April non-farm payrolls: huge job losses expected, but how will markets respond?
A huge jump in US unemployment is forecast this week, but the market may not react in the way many expect it to.
April NFP set to provide earthquake moment
The US non-farms payroll (NFP) report, to be released on Friday, is expected to provide an ‘earthquake moment for global markets.
While investors have become inured to weeks of initial jobless claims in the millions, to see an NFP report (which usually oscillates around the +200,000 mark) with a reading of -20 million or more. Similarly, the US unemployment rate is expected to shoot up from its current 4.4% to at least 14%, if not higher. This, as the Wall Street Journal notes, would eliminate every job created in the past ten years.
This would be the highest unemployment rate on record, surpassing the 1982 high of 10.8%, while the loss of over 20 million jobs will far surpass any other month, beating by a factor of ten the 1.96 million lost in September 1945, when the US began its shift away from wartime production.
These figures are likely to cause shock across the financial world, but it is important to remember that these figures are expected, and are in a similar range to the sum total of initial jobless claims since mid-March. We should not be blasé about the economic and social impact of these losses, but it is vital to recall that markets expect this week’s figures to be bad, and thus those expecting a huge reaction to the downside for risk assets such as equities may be disappointed.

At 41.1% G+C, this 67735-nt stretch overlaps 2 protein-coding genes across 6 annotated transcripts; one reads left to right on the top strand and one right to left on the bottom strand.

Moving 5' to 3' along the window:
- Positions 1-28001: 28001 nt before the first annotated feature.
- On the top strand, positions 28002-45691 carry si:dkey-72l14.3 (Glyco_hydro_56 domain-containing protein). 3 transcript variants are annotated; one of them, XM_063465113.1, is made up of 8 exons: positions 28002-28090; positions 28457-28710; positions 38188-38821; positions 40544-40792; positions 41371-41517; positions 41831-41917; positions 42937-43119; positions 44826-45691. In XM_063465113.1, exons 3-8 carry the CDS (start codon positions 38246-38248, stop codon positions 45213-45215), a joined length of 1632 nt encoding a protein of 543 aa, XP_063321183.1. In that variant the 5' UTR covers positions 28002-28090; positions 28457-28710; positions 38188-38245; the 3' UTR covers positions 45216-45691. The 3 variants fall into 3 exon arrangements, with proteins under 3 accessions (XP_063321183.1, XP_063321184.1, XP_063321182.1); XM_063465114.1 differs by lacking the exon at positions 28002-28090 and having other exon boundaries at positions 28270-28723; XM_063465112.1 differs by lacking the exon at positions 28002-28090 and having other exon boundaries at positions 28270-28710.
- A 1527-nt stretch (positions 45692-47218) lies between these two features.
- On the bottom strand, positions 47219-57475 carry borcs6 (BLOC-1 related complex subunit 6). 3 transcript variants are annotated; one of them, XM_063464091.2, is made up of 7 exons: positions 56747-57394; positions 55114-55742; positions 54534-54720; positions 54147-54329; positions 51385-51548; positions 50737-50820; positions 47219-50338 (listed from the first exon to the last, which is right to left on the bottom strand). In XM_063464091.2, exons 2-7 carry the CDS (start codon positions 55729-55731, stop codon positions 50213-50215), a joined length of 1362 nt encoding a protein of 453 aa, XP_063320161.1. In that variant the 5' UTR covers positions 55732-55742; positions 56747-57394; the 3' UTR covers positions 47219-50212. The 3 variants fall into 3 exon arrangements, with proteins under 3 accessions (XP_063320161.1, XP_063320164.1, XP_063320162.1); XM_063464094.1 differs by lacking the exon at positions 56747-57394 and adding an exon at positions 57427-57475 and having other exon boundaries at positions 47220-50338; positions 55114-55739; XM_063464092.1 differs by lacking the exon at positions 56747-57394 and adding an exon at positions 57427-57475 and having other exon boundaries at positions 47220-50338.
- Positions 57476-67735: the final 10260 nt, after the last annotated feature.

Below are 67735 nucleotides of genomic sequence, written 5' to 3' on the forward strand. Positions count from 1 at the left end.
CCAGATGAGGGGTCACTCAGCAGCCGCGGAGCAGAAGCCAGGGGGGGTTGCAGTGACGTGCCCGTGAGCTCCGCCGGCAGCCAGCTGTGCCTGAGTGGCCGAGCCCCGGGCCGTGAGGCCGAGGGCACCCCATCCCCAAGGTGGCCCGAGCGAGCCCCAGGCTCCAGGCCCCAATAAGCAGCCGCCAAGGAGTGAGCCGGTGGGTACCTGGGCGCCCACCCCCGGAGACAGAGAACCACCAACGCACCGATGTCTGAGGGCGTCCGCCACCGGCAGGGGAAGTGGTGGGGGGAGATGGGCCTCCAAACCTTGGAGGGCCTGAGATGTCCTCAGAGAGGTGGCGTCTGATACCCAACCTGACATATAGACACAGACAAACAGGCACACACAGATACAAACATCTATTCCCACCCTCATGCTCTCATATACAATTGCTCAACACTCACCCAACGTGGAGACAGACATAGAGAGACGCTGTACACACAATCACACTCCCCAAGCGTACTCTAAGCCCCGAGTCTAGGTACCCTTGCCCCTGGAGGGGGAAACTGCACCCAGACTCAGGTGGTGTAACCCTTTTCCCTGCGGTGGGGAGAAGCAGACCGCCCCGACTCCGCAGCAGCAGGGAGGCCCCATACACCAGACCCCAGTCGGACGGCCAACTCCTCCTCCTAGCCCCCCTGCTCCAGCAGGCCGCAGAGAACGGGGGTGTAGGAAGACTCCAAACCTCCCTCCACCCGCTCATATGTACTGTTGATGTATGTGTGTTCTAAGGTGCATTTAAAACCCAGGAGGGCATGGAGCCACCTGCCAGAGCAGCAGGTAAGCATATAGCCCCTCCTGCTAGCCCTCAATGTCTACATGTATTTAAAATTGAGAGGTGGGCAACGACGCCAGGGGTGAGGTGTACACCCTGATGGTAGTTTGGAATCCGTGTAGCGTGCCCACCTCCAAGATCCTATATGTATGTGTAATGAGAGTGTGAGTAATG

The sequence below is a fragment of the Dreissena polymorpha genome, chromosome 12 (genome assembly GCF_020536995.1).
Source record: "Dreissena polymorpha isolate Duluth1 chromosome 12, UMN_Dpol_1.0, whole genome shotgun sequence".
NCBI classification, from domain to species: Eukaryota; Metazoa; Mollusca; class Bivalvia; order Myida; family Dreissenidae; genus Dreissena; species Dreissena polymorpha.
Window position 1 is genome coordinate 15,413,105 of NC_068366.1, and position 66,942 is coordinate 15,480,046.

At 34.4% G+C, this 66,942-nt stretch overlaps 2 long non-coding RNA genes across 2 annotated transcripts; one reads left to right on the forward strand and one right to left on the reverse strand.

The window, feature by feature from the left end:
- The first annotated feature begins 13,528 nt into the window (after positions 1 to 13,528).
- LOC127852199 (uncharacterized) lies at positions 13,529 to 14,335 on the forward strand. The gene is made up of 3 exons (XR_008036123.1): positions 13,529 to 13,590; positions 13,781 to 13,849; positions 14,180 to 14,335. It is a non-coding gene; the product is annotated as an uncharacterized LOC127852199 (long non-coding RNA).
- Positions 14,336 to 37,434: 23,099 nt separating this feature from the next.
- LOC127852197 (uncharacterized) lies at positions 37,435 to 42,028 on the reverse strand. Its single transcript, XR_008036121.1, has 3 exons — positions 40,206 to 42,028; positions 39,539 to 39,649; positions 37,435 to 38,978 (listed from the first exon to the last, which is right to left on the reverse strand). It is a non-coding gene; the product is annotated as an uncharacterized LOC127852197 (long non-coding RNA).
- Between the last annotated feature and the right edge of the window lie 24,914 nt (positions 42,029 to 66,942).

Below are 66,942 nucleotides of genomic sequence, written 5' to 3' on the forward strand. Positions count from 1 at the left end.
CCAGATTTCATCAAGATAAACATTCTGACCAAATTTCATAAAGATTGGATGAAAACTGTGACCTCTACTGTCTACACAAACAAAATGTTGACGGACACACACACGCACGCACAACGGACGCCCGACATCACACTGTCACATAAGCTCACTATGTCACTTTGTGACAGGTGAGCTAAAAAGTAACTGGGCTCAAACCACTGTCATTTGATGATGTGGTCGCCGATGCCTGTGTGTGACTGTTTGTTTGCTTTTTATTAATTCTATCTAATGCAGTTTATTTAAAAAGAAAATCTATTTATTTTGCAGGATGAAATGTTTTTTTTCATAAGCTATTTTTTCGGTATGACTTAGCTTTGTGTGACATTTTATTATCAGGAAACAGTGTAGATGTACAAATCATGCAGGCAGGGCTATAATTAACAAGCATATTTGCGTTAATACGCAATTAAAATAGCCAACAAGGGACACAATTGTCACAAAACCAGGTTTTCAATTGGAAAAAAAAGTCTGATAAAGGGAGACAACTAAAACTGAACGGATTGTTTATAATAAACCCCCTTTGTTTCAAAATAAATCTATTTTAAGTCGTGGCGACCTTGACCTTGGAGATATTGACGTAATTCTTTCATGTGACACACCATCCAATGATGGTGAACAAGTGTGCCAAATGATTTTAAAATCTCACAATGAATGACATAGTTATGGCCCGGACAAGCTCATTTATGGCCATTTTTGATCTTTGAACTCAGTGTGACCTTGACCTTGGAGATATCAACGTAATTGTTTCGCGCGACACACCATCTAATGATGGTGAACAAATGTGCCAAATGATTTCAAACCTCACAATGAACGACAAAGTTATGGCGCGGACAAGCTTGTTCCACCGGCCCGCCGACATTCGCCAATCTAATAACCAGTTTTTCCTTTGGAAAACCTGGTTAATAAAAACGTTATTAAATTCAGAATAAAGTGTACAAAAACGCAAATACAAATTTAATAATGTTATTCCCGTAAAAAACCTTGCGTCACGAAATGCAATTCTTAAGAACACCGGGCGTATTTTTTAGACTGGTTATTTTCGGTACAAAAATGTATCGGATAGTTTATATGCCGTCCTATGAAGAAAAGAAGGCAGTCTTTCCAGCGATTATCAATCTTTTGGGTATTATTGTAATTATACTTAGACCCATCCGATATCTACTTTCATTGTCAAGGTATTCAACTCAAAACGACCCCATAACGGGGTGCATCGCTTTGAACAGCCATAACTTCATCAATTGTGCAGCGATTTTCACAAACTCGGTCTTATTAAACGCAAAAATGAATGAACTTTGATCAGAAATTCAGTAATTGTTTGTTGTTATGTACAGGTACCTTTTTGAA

Bad news may not move the markets
Indeed, since this crisis began we have seen so many dramatic events which would have been considered very dire just a few weeks ago, for example a gross domestic product (GDP) reading of -4.8% for the US, millions of initial jobless claims each week, and the abandonment of guidance and dividends across a swathe of sectors. This NFP report is merely the latest shocking figure.
Markets seem to be trading entirely at odds with the real economy. Certainly, it does not seem sensible to see equities rising in a time of such dire economic and corporate news. But with the Federal Reserve (Fed) and other central banks providing liquidity, and more government stimulus likely around the world, investors have to look to the longer term.
The bad news we can expect for some time to come is very much the ‘known known’ – markets have already moved to discount it. Unless we see the revival of strict lockdowns, in tandem with much higher infection and death rates, with a concomitant deterioration in economic data the next few NFPs, bad as they are, may have relatively little impact on stock markets.
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